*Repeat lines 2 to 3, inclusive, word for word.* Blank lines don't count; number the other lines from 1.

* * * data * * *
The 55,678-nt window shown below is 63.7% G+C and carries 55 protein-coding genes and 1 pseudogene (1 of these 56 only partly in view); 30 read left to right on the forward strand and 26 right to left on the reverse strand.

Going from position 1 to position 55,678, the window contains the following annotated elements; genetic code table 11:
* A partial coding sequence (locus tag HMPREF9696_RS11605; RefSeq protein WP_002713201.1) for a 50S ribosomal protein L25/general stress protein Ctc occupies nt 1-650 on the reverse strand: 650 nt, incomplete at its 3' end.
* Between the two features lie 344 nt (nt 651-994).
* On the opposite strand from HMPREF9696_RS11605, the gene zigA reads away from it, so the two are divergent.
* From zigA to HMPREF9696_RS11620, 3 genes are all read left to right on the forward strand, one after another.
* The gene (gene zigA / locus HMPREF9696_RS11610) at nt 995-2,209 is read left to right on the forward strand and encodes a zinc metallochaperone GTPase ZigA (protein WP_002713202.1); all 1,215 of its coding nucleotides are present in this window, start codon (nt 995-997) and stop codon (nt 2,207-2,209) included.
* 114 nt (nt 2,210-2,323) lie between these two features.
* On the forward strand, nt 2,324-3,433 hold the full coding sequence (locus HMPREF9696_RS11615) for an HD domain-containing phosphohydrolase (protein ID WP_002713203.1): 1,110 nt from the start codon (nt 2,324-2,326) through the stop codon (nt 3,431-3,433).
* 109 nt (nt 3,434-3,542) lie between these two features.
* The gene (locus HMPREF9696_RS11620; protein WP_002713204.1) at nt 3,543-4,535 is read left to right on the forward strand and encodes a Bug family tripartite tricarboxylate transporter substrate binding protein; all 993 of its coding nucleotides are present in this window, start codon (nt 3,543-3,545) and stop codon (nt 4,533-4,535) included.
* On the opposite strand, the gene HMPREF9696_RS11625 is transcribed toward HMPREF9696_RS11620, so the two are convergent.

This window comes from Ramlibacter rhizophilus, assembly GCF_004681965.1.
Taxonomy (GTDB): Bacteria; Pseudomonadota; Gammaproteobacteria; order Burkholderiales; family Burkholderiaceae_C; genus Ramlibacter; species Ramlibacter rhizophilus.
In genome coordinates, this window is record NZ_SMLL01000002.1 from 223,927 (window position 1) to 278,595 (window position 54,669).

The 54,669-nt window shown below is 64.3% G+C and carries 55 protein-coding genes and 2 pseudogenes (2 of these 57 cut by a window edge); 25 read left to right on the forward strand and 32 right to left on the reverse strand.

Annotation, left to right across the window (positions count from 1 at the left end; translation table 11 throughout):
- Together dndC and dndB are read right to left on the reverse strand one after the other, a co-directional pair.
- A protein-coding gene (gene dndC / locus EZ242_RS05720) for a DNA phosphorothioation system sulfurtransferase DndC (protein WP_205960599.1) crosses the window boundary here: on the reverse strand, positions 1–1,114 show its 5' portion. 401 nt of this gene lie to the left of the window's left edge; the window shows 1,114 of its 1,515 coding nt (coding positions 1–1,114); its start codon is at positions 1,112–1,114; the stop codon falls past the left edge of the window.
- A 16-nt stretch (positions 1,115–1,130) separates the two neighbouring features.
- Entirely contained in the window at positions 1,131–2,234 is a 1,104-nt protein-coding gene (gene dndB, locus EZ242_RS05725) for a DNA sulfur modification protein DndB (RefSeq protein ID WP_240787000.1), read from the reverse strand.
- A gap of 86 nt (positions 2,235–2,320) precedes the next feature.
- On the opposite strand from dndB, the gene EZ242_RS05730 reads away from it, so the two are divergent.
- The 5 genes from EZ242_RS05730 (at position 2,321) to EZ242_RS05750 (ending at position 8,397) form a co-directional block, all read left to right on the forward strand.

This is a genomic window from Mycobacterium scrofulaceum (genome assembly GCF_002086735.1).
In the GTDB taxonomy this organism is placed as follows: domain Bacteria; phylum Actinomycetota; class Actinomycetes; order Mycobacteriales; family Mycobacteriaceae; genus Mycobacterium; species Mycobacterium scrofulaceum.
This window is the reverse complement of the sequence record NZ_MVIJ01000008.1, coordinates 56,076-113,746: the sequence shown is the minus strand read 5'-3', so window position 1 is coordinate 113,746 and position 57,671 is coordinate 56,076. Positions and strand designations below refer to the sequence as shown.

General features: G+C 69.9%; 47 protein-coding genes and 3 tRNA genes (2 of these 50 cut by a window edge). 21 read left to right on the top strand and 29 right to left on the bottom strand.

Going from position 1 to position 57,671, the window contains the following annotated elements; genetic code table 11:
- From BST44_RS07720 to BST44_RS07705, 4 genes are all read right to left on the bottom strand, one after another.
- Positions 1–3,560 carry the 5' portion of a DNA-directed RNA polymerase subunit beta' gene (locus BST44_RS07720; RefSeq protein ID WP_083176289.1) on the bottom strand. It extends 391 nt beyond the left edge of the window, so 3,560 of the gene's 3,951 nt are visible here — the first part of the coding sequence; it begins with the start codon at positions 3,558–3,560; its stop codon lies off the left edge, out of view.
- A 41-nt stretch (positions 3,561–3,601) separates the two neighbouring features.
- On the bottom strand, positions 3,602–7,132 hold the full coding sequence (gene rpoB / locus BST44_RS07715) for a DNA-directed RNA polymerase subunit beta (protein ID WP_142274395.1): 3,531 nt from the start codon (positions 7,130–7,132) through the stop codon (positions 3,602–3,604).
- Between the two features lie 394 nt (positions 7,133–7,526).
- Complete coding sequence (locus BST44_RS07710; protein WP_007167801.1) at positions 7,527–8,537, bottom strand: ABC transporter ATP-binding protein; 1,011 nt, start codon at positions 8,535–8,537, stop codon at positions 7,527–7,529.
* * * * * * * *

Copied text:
Going from position 1 to position 55,678, the window contains the following annotated elements; genetic code table 11:
* A partial coding sequence (locus tag HMPREF9696_RS11605; RefSeq protein WP_002713201.1) for a 50S ribosomal protein L25/general stress protein Ctc occupies nt 1-650 on the reverse strand: 650 nt, incomplete at its 3' end.